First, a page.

OUTREACH INITIATIVE

Mobile cinema takes 'The Elephant Queen' on tour

It begins a nationwide journey in Mombasa today

In Summary

• The award-winning film celebrates Kenya’s extraordinary wildlife and biodiversity

• The countrywide tour seeks to inspire a future generation of conservationists

The Elephant Queen outreach team
The Elephant Queen outreach team
Image: courtesy

Mobile Cinema and Outreach Programme will start a nationwide journey in Mombasa today, carrying the acclaimed film ‘The Elephant Queen’.

The film will be shared all over the country to inspire Kenyans of all ages towards an appreciation and understanding of elephants and the environment.

The Kenyan feature documentary, filmed in the greater Tsavo-Amboseli ecosystem, tells a stirring and intimate story of the most majestic and sentient animals in Africa and stars the ultimate leading lady – Athena - an elephant matriarch who will do everything in her power to protect her family when they are forced to leave their waterhole.

The film, which celebrates Kenya’s extraordinary wildlife and biodiversity, has won, among many accolades, the Cinema for Peace Award, the UN World Wildlife Day Biodiversity Award and Best Cinematography at DOC NYC. 

Making the film took a small dedicated team led by directors Mark Deeble and Victoria Stone and assistant director Etienne Oliff, 10 years. In that time, elephants descended into crisis. 

What the filmmakers observed — the poaching for ivory, the increasing human-wildlife conflict and the loss of elephant rangelands — convinced them that more needed to be done.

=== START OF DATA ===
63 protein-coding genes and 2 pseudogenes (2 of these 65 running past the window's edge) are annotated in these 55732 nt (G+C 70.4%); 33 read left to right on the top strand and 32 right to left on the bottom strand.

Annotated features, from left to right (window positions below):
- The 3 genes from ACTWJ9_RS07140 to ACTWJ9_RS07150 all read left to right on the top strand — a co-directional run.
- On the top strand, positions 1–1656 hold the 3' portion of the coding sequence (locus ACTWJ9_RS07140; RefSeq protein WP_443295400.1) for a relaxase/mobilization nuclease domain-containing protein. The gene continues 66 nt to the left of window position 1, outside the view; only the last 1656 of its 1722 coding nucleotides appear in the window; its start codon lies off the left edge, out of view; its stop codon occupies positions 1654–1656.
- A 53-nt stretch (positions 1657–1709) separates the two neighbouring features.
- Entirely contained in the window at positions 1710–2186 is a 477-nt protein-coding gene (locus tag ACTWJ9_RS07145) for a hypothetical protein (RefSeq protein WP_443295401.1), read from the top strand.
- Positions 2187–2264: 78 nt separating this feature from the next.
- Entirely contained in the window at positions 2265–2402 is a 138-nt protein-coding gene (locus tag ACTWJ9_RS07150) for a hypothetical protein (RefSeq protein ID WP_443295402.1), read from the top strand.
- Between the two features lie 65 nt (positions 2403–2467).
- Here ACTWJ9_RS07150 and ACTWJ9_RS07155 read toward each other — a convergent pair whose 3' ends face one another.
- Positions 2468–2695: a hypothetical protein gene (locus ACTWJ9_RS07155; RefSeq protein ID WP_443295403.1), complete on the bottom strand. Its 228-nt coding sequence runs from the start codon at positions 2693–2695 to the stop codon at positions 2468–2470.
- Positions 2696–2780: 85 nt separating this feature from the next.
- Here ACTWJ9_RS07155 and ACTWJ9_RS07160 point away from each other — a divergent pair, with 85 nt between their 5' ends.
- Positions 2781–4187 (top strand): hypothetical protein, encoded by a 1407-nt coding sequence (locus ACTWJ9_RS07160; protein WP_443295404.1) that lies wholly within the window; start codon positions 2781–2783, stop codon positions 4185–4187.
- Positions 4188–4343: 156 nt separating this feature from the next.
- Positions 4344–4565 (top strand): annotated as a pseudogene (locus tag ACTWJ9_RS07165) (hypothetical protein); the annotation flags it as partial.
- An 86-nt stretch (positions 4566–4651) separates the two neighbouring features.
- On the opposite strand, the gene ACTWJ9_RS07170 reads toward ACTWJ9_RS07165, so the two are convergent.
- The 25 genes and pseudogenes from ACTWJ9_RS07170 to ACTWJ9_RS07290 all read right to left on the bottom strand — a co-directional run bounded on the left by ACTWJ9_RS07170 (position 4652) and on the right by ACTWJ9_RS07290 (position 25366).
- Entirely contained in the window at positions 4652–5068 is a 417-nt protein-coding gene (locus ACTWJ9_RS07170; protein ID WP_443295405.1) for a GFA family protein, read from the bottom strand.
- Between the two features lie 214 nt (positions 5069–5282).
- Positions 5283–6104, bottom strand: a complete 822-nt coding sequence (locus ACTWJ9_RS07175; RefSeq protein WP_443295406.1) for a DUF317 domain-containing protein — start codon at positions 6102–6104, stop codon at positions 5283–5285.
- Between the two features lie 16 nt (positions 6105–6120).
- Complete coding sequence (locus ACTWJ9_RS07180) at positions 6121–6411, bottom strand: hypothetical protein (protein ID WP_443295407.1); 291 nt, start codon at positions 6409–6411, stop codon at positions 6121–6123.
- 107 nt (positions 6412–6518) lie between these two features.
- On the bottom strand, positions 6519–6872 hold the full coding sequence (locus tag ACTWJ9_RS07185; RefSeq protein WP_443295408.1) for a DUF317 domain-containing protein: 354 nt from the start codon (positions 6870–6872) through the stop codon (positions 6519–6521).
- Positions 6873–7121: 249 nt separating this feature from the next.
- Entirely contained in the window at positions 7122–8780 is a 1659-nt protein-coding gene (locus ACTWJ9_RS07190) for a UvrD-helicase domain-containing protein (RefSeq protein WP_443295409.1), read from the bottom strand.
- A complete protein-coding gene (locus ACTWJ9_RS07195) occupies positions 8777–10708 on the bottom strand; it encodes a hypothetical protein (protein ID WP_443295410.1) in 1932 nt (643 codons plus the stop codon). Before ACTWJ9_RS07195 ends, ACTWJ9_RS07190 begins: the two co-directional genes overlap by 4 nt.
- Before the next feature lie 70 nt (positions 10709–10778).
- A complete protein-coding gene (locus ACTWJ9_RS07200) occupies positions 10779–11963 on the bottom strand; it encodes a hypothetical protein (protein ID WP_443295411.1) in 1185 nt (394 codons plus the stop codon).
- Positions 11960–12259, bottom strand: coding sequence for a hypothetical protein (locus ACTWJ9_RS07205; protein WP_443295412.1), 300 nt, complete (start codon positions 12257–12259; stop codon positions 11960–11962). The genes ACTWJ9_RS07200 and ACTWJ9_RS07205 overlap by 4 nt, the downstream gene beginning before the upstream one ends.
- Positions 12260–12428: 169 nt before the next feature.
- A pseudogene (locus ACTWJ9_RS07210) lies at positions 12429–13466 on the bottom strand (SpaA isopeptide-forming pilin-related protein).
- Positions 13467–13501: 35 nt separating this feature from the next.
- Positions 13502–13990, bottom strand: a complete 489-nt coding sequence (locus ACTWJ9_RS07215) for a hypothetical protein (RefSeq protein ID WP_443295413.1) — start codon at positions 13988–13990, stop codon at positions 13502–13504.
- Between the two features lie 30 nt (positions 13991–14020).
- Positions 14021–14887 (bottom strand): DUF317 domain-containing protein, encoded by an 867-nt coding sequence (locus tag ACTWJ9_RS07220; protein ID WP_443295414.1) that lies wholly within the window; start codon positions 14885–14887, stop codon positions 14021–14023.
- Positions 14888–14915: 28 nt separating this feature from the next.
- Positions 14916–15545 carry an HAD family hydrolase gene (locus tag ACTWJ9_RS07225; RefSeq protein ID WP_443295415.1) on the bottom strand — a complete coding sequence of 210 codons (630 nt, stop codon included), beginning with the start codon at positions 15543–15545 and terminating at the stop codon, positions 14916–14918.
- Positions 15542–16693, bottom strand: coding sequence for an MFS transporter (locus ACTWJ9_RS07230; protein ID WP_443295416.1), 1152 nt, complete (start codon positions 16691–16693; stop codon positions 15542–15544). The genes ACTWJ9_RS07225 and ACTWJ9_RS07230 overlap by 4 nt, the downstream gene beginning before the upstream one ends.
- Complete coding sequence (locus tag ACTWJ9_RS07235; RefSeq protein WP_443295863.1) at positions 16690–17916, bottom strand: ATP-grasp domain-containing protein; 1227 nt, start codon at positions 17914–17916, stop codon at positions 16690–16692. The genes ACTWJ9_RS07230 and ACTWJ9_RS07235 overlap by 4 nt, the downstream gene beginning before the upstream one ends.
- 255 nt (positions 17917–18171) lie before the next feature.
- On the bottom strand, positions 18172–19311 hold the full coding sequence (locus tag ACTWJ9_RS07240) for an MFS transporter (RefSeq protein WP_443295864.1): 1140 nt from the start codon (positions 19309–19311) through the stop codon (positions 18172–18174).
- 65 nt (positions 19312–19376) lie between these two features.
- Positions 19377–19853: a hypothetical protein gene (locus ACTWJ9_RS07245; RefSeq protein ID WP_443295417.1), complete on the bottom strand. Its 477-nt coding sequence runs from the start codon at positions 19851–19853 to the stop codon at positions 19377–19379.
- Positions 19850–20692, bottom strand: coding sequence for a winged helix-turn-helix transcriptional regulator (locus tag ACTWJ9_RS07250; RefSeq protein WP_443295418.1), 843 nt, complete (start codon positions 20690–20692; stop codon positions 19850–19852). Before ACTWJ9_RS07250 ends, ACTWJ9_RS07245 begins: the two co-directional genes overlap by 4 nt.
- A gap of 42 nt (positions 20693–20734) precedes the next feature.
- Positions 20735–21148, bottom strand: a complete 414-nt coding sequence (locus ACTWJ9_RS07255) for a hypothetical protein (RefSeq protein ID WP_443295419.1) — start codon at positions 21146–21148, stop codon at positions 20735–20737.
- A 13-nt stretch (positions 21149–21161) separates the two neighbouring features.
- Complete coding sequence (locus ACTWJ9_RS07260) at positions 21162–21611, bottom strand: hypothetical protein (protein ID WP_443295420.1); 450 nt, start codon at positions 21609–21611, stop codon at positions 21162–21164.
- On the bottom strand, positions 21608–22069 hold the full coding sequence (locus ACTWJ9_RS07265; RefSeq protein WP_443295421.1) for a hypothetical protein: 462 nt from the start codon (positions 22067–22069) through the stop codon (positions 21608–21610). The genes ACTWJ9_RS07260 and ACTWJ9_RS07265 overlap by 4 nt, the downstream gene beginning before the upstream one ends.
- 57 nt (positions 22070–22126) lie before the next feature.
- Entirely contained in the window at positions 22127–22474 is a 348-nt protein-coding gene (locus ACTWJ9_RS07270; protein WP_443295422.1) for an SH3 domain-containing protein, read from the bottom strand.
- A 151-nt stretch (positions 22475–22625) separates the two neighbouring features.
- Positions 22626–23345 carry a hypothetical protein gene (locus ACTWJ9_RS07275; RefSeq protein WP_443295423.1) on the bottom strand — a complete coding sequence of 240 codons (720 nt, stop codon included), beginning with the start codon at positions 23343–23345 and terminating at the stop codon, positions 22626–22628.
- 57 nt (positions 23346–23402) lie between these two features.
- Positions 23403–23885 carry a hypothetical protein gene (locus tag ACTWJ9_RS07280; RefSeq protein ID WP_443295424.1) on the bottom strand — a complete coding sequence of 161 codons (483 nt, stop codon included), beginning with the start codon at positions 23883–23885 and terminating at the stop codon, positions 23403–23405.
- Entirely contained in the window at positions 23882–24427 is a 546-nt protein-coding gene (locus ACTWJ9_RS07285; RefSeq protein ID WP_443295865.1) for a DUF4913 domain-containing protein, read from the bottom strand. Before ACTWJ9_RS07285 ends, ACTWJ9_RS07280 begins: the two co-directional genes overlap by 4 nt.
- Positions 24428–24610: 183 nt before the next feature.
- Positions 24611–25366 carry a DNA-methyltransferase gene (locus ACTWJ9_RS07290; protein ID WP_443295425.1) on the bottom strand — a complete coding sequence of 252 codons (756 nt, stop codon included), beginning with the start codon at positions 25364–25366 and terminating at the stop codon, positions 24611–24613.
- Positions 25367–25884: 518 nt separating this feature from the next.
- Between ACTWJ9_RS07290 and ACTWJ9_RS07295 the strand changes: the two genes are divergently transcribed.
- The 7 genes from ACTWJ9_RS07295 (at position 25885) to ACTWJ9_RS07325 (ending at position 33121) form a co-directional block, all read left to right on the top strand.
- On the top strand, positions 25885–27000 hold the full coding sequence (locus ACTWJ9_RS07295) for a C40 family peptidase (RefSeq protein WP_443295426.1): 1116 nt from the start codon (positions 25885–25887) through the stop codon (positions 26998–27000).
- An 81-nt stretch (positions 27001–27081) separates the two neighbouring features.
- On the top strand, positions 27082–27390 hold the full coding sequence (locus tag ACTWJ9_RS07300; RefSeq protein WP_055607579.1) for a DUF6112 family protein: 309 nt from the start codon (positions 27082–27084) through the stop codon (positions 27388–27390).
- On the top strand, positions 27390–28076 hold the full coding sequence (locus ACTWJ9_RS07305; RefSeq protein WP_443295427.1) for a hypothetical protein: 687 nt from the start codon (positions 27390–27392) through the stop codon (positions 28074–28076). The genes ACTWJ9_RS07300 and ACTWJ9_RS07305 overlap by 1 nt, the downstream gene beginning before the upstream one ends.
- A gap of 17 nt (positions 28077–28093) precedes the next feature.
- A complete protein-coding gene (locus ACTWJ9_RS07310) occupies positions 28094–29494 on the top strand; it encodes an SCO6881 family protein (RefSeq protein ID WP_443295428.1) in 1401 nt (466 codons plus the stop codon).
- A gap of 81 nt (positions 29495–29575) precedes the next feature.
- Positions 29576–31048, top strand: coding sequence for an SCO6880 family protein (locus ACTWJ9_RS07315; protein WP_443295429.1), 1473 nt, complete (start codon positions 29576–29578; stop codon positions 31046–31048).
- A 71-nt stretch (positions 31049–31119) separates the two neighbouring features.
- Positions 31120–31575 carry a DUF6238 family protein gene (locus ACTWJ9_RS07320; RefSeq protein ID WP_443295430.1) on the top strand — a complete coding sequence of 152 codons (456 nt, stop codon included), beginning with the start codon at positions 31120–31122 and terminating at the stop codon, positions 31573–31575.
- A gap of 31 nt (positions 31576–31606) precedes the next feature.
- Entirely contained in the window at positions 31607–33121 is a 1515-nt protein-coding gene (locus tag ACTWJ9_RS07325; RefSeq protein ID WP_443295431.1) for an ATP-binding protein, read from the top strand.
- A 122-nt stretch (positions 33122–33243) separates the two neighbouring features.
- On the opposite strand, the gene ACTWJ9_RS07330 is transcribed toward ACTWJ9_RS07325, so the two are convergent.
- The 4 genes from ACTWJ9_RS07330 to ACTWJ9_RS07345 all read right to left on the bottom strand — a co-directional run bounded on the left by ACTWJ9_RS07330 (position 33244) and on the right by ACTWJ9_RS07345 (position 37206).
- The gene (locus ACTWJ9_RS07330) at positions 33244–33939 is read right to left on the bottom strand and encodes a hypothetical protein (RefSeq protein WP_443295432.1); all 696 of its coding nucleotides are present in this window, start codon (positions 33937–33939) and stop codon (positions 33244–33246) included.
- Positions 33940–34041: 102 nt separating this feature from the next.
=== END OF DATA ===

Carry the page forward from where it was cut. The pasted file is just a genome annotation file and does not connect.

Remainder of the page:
And so ‘The Elephant Queen Outreach Programme’ was born, to use the film and associated resources to inspire and unite Kenyan youth towards an understanding and appreciation of elephants and the wild spaces that they and the biodiversity they support.

This remarkable must-see set of materials includes a series of 28 literacy-based learn-to-read books based on the film's wildlife characters and themes.

There are also materials designed to inspire young Kenyans towards careers in wildlife conservation and the natural sciences. These include short elephant videos, children activity packs, colouring-in books, podcasts from the making of the film, inspirational theatre toolboxes for children of different ages and fascinating interviews with leading Kenyan elephant experts. 

In each resource, authentic natural history is woven into engaging stories and narratives, all of which may, with time, inspire a new generation of Kenyan conservation leaders. 

Housed on the programme’s website, www.elephant.co.ke, all these resources are available free of charge in East Africa.